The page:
With the popularity of the Ford Mustang EcoBoost platform gaining notoriety, we are seeing more and more racers choosing this turbo 2.3-liter four-cylinder for the track than ever before. Last fall during the NMRA World Finals at Beech Bend Raceway Park in Bowling Green, Kentucky, Bill Putnam from UPR Products won the EcoBoost shootout with this 2015 yellow EcoBoost Mustang.

The times he ran to win the class were impressive considering that this Mustang is utilizing the stock frame Garrett GT22 twin-scroll turbocharger combined with an unmolested OEM long block. UPR specializes in late model Ford aftermarket performance products, and UPR’s products gave Bill the winning combination at the NMRA world finals.

The turnout was higher than expected for the first ever EcoBoost shootout. The level of performance from these vehicles put on an impressive showdown, and the level of competition was high.

Aesthetically the exterior looks stock, but on closer inspection there are several details like a new tail panel that make a statement.

During the shootout we witnessed a 12-second Focus ST and an even faster F-150 with the 3.5-liter EcoBoost engine that broke the 11 second barrier in the quarter-mile. Unlike the diehard V8 enthusiasts, and their seemingly perceived advantage (no replacement for displacement), the EcoBoost engine platform is catching on like wildfire in the aftermarket performance world. With boosted direct injection engines that also feature variable valve-timing, this engine platform is proving its competence through various motorsport outlets – not only in the drag scene, but on the grid as well.

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Stock Block Breaking Records

UPR’s Mustang’s long-block has completely stock internals and the turbocharger is the same Garrett GT22 that was installed when it left Ford’s factory in Michigan.  To achieve the winning quarter-mile pass time, a combination of UPR products almost broke the 11 second zone. Putnam’s winning pass at the EcoBoost shootout was an et of 12.04 seconds, with a 1.67 second 60-foot time and a trap speed of 112 mph. This is outstanding considering his Mustang has only bolt-on aftermarket parts, further proving the car’s potential right out of the box.

With only bolt-on modifications, this stock long-block EcoBoost Mustang proved itself by taking home the NMRA World Title.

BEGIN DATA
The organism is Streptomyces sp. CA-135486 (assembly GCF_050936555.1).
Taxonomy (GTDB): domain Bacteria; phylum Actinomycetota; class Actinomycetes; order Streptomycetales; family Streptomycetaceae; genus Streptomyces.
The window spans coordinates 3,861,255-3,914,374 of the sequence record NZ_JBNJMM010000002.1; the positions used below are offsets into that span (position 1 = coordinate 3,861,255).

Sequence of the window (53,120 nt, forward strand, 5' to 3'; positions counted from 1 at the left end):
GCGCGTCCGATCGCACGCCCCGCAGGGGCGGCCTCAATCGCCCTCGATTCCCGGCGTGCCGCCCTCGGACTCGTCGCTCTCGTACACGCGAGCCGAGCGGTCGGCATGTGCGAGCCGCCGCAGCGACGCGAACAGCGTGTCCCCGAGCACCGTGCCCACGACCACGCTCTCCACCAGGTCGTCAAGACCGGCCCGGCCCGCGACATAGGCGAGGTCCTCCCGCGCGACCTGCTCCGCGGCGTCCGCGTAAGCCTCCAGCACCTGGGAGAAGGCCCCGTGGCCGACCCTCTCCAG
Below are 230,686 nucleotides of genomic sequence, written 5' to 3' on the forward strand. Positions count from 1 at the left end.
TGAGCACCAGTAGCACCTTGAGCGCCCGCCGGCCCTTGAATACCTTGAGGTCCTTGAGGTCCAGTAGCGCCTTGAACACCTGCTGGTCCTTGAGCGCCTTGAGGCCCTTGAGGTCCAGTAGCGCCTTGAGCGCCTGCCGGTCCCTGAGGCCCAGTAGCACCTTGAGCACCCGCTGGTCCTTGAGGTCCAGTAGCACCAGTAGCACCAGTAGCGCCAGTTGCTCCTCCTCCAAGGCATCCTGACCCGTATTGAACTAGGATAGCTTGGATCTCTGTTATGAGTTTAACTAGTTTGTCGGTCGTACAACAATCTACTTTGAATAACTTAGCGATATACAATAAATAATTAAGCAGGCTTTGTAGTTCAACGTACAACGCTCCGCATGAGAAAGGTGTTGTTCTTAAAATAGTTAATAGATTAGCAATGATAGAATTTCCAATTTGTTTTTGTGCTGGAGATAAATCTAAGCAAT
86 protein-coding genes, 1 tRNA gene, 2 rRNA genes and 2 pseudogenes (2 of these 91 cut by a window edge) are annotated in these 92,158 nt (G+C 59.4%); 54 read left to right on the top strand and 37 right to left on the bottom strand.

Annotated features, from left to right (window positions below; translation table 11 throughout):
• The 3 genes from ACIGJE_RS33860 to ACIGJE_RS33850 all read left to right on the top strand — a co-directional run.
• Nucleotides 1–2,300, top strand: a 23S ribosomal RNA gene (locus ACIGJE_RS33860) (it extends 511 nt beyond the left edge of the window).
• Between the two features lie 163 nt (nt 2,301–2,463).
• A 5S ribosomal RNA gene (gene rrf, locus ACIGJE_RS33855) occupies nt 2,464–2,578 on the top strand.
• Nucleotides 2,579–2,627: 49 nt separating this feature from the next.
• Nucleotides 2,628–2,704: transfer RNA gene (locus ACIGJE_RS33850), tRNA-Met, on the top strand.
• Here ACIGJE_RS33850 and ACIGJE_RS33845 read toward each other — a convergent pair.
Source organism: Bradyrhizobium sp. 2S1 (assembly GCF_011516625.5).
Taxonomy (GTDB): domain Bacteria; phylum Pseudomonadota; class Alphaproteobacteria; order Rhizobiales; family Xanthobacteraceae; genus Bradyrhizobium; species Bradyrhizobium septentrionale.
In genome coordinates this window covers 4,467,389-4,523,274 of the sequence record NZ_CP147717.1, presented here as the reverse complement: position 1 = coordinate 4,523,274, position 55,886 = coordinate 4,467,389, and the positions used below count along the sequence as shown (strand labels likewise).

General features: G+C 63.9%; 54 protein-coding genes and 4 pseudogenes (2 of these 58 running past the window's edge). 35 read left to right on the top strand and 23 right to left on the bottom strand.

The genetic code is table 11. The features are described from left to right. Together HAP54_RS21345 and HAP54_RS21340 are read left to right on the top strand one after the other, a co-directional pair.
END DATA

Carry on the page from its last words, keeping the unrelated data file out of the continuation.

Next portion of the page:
The engine’s ancillary boost components have been changed for precision and durability. The boost levels are modulated by a Turbosmart blow-off valve and a matching Turbosmart wastegate.  An off-the-shelf Airaid intake system was used to improve air consumption with its SynthaMax filter, without hindering filtration characteristics. Keeping the engine compartment heat out is Airaid’s enclosed air-box that draws cooler ambient air from the grille. The Garrett turbo keeps the charged air cool through the use of an FFTEC intercooler, and UPR’s Steve Gelles said it is keeping thermal fluctuations to a minimum. While at the NMRA finals, the car was running 27 psi of boost and the effectiveness of this intercooler was put to the test with back-to-back drag pulls during competition.

Maxing The OEM Garrett Turbo (GT22)

Gelles said he is very pleased with the results of the FFTEC “Max!” intercooler, and its ability to thermally manage the hot air blown by the overspun OEM turbocharger. It has been well documented that the EcoBoost Garrett turbochargers are pushed outside their operational efficiency range at around 27 psi. Consequently this is when the turbo begins to blow hot air. The effect is more dramatic while using pump gas, making intercooler effectiveness critical. Heat-soak has not been an issue while at the track and Gelles said UPR plans to add more boost once the car has a fuel system to support the additional air. The FFTEC intercooler has the ability to handle boost from 5 psi all the way to 50 psi, and the bar-plate design permits minimal pressure drop while exhibiting effective thermal retardation and temperature recovery.